The union representing Acropolis staff has announced that they will initiate a strike starting from Thursday due to soaring temperatures caused by the ongoing heatwave. The reason behind this protest is their objection to being compelled to work under extreme conditions with temperatures reaching 45 degrees Celsius.
In order to advocate for the well-being of both the security staff and visitors, employees at the renowned Greek tourist attraction will refrain from working for five hours each day, commencing at 12 pm.
Last Friday, the iconic hill in Athens, known for housing the Parthenon temple and attracting millions of holidaymakers annually, had to close its doors for three days due to the scorching heat. However, the site has been reopened on Monday after the brief closure.
Acropolis of Athens workers strike over heatwave
“Given the problems we have faced … in recent days, measures have been unanimously decided,” said the PEYFA union, which represents the striking staff who work at the iconic ancient Greek site in Athens.
As previously mentioned, the Culture Ministry announced that the Acropolis will operate on reduced hours and will be closed from 12 noon until 5 in the afternoon due to the soaring temperatures.
Many tourists visiting the Acropolis could be seen using parasols and fans, and some used guidebooks to provide shelter from the relentless sun. The Hellenic Red Cross has put up big shade tents to protect the crowds and is handing out thousands of free bottles of water.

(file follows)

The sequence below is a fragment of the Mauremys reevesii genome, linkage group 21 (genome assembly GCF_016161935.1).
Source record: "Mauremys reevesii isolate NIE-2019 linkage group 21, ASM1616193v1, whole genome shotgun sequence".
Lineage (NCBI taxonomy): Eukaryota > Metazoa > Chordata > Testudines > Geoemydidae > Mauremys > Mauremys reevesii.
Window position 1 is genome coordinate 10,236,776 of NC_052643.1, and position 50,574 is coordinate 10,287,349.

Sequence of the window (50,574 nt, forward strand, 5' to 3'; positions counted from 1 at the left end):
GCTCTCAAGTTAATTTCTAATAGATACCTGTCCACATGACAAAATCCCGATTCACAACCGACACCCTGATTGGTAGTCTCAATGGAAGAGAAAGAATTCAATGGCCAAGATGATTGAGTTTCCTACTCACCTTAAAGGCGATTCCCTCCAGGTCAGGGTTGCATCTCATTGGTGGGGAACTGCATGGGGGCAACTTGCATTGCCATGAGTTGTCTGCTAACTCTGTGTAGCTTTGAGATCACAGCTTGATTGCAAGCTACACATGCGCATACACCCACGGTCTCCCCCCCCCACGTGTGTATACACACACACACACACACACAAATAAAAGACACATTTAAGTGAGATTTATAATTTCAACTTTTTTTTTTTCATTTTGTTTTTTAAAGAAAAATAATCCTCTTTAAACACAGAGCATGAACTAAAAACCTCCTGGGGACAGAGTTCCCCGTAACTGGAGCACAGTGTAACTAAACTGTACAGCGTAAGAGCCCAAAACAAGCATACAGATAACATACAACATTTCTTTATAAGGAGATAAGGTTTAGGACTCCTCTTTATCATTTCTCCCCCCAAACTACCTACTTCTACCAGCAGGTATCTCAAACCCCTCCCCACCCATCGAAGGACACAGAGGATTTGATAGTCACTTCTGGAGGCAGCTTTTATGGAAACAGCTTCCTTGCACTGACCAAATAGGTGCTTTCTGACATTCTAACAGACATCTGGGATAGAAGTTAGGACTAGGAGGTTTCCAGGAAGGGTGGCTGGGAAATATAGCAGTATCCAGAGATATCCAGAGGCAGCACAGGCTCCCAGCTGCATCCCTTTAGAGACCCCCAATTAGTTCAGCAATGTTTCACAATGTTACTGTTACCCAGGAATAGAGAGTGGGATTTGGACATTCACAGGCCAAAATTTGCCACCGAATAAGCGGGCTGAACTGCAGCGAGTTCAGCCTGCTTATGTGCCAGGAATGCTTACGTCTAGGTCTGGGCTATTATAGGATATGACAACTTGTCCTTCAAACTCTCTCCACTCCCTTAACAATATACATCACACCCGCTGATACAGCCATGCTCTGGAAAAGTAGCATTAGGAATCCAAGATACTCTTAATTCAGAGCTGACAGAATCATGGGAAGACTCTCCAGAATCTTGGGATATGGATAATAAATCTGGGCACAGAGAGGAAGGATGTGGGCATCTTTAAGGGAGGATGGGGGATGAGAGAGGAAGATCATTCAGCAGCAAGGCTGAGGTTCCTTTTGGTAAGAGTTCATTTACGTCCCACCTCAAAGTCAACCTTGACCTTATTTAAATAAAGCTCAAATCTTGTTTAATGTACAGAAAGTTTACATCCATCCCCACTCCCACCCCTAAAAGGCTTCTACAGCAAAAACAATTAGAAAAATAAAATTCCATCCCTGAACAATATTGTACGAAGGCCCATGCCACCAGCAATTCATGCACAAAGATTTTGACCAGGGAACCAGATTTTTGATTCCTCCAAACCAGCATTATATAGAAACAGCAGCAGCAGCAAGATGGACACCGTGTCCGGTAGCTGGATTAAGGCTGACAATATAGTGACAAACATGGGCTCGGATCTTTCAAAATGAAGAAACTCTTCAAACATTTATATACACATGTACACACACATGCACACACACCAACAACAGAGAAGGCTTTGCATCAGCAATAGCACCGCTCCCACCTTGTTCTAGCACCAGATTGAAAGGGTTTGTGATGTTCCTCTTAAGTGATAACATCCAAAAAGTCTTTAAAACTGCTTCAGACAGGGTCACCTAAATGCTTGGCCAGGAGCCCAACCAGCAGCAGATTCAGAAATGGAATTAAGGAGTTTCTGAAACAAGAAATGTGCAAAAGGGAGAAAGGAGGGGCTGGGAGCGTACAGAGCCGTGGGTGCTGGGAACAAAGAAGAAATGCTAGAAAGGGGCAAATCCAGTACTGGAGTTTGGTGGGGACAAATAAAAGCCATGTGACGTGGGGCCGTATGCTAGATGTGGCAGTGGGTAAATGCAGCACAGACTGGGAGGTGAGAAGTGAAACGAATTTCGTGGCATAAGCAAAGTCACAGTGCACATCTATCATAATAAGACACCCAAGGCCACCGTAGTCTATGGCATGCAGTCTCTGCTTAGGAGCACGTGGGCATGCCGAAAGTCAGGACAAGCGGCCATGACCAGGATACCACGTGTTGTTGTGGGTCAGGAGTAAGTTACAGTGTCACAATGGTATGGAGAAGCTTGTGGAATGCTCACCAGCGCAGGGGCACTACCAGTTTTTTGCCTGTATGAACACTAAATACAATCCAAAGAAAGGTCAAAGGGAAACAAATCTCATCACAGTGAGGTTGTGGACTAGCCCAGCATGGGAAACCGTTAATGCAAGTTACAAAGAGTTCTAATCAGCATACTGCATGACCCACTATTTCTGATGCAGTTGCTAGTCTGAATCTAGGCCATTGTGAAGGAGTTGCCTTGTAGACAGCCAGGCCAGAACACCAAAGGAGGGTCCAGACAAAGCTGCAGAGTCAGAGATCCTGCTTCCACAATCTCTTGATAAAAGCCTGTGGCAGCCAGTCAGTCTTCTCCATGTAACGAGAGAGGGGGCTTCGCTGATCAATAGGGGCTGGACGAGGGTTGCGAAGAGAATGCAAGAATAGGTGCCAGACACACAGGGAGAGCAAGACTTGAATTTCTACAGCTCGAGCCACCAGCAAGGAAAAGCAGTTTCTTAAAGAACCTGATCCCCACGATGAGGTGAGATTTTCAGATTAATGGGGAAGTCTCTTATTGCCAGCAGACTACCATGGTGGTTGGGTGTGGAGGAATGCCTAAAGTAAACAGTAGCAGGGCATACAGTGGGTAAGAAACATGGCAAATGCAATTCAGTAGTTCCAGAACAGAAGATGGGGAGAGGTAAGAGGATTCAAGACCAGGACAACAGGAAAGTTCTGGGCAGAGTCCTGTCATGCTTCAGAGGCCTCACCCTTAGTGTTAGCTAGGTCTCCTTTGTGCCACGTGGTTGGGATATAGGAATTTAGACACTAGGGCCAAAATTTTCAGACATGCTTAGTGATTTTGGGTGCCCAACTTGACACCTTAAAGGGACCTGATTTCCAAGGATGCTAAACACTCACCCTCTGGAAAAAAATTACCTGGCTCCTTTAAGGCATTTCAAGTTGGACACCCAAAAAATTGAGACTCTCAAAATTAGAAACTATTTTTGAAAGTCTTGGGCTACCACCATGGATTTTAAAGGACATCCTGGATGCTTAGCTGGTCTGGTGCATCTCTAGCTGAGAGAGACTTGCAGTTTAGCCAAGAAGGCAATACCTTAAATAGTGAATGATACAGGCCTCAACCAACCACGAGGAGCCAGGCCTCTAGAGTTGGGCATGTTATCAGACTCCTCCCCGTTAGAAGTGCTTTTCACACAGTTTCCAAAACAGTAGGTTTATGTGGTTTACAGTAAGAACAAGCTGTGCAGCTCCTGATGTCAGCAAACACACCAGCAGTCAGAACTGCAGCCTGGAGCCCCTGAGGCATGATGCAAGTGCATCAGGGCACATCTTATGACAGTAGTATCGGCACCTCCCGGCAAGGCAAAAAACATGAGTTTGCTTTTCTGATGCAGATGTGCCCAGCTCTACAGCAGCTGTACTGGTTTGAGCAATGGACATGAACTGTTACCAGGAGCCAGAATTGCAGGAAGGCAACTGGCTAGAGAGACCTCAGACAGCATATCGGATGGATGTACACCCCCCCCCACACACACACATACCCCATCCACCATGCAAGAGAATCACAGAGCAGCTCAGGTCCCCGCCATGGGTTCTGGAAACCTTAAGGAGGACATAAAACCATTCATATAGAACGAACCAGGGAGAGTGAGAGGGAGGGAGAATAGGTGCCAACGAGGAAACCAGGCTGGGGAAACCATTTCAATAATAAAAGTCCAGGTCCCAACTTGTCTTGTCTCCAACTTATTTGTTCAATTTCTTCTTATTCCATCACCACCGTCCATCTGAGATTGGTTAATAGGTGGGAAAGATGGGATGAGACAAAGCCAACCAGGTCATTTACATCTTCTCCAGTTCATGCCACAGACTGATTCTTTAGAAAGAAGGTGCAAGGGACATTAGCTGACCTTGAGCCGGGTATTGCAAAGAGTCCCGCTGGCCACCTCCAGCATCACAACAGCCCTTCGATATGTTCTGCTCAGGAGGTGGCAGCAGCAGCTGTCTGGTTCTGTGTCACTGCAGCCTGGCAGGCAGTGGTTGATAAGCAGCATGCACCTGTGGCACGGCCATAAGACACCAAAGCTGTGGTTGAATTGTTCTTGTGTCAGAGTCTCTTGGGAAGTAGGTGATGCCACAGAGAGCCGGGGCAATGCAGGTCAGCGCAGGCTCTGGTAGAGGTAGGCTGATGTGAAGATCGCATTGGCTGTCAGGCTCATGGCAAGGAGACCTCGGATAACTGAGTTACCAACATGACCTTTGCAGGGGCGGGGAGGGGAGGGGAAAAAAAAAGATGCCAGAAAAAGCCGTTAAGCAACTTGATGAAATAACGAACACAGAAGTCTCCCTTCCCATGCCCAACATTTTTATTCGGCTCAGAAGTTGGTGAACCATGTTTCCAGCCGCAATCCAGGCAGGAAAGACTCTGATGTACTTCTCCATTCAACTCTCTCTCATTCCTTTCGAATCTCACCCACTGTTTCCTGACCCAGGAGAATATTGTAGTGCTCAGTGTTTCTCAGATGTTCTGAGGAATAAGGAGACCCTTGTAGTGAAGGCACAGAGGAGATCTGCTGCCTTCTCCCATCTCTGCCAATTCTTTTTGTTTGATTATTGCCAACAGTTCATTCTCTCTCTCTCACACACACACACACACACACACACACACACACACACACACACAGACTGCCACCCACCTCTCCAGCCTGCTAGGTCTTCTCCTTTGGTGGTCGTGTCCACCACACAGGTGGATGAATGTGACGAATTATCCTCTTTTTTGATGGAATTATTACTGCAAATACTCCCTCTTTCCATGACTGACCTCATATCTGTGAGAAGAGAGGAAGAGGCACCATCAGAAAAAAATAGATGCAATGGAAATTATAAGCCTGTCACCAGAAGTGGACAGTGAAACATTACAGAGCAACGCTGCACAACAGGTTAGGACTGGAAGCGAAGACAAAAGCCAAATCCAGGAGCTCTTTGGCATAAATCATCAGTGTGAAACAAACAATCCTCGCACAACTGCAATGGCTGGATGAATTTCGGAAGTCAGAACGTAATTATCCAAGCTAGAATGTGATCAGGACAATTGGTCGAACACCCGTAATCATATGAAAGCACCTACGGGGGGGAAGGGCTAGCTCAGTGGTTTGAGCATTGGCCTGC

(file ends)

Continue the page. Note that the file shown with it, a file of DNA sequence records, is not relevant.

A tourist visiting the Acropolis collapsed from heat exposure. She was transferred to a local hospital for treatment.
The archaeological sites of Ancient Agora and the Kerameikos will remain in operation, where it is possible to visit the Archaeological Museums there, the ministry reportedly added.
Temperatures in Athens are forecast to reach up to 41-43C, on Saturday, July 15, 2023, so similar measures may apply too.
Greece grapples with soaring temperatures
Greece’s state mechanism has been placed on high alert to deal with a heatwave dubbed Kleon which is expected to push temperatures up to 43C (109F) in some parts of the country.
The Health Ministry has noted that the elderly, infants and young children, pregnant and breastfeeding women, people who are overweight or obese, as well as people who work or exercise intensively in hot environments are at greatest risk.
Greece has also had to grapple with wildfires amidst the heatwave. Hundreds of firefighters have been battling the flames at Dervenochoria, west of Athens, which, according to the fire service is the most difficult due to the dense forest vegetation and the inaccessible nature of the area.
The blaze, which broke out on Monday about 30 km north of Athens, spread fast as it was fanned by erratic winds and reached Mandra on Tuesday, burning houses and forcing people to flee.